By S. CORY TANNER
This potted mandarin tree can withstand colder temperatures than some other citrus varieties.
CITRUS PLANTS ARE IDEAL SUMMER ADORNMENTS for South Carolina patios and porches, with their handsome evergreen foliage and fragrant flowers. Lemon and lime trees, even kumquats and tangerines, make excellent container plants and perform admirably in the warmer months. But getting them to survive the winter and produce quality fruit can be challenging. Nothing will kill a citrus tree faster than going from 70 degrees to below freezing in 24 to 48 hours—and that can certainly happen in a South Carolina winter. A few tips can help your container citrus plants survive the winter and be productive next year.
Select a cold-tolerant variety. Meyer lemon is generally considered the most cold-tolerant lemon, and it is fairly common in garden centers. In coastal areas, Meyer may survive outside all winter if planted in the ground, but in a container it will need protection statewide. Kumquat and mandarin orange varieties with even greater cold hardiness are available from specialty nurseries.
Feed and water during growing season. Container-grown citrus plants require lots of water and fertilizer. Fertilize in early spring with a slow-release citrus fertilizer, then every other week during the summer with a liquid fertilizer like fish emulsion. In the heat of summer, plants need frequent watering. Allowing them to wilt will cause fruit drop. Be careful, however, not to let the container become waterlogged.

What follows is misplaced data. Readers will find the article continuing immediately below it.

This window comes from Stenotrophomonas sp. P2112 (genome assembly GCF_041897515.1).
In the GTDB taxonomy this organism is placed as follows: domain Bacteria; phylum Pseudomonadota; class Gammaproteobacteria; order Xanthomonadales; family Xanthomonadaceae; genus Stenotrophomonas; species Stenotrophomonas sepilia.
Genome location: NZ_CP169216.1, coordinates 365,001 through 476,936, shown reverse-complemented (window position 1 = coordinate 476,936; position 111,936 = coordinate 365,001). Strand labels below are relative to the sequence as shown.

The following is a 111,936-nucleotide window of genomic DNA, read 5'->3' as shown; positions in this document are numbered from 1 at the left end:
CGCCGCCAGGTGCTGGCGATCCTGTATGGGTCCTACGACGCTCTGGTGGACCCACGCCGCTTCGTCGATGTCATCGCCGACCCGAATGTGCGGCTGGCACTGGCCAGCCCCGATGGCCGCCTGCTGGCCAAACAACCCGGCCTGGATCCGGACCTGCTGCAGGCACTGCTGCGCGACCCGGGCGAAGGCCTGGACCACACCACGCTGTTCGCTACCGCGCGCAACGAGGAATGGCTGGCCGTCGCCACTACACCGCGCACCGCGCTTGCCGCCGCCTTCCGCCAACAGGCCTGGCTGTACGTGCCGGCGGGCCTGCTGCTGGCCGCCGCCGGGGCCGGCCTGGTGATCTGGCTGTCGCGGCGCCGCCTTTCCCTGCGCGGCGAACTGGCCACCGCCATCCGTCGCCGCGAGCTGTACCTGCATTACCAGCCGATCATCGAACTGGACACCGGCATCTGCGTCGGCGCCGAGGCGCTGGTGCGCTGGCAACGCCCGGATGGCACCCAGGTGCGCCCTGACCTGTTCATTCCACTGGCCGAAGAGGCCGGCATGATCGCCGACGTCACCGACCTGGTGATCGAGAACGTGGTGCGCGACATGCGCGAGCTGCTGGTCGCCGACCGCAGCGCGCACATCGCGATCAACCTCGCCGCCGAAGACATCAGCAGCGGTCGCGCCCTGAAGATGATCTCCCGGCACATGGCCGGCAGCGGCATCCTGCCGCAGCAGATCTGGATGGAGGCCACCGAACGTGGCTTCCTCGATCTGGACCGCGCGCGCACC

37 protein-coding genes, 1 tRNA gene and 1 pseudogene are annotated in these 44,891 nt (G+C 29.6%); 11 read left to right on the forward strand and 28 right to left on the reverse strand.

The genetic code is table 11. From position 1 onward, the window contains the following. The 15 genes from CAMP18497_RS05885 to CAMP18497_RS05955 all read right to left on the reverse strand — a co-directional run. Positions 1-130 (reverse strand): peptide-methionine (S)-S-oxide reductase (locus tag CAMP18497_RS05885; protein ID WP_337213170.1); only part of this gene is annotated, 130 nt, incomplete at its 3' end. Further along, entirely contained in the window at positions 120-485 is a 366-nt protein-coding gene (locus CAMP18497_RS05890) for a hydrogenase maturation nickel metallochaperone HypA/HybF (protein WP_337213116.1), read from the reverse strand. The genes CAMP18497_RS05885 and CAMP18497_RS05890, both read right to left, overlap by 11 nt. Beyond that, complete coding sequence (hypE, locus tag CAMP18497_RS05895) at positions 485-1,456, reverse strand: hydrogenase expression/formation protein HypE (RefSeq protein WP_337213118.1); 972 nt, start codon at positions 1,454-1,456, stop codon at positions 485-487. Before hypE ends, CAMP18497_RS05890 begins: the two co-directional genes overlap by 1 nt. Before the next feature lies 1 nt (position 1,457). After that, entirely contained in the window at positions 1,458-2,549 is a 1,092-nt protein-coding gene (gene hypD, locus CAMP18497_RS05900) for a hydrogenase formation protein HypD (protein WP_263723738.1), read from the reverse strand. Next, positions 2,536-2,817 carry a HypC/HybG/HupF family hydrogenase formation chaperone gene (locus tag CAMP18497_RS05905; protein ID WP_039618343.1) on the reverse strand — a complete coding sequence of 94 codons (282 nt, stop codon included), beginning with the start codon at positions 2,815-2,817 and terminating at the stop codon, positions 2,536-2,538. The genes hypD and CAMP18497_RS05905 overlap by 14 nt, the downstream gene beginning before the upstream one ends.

To improve winter hardiness, stop fertilizing after July. Reduce watering as temperatures cool.
Transition plants to cooler temperatures. Prepare to move your plants into a protected location in the fall once nighttime temperatures fall into the lower 40s (Fahrenheit). Citrus, being evergreen, requires high light levels even in the winter. Indoor lighting does not come close to the quality of the sun’s rays, so leave plants outside as long as possible. Several weeks before you expect the first freeze, start reducing light levels by moving the plant into increasingly shady locations. It is normal for some leaves to drop, as the plant cannot support as many evergreen leaves at lower light levels.
An unheated garage or similar location will be sufficient protection for most of the winter. But more protection, like a heated room, will be necessary when temperatures fall below 25 degrees.
Move to the heat. Don’t be afraid to move your plant back outside during prolonged warm spells. To make moving heavy potted plants in and out less of a chore, put them on casters or a dolly so you can roll them from one location to another.
If the plant is too big to move and temperatures are not too low, you can cover it with a drop cloth (not plastic) and place a spotlight with an incandescent bulb underneath or drape it with non-LED Christmas lights. This will provide several degrees of cold protection, but make sure you remove the covering once the temperature warms.
Success with citrus can be a little more challenging than with other potted plants, but a glass of homegrown lemonade is worth the effort in the end.
S. CORY TANNER is an area horticulture agent and Master Gardener coordinator for Clemson Extension based in Greenville County. Contact him at firstname.lastname@example.org.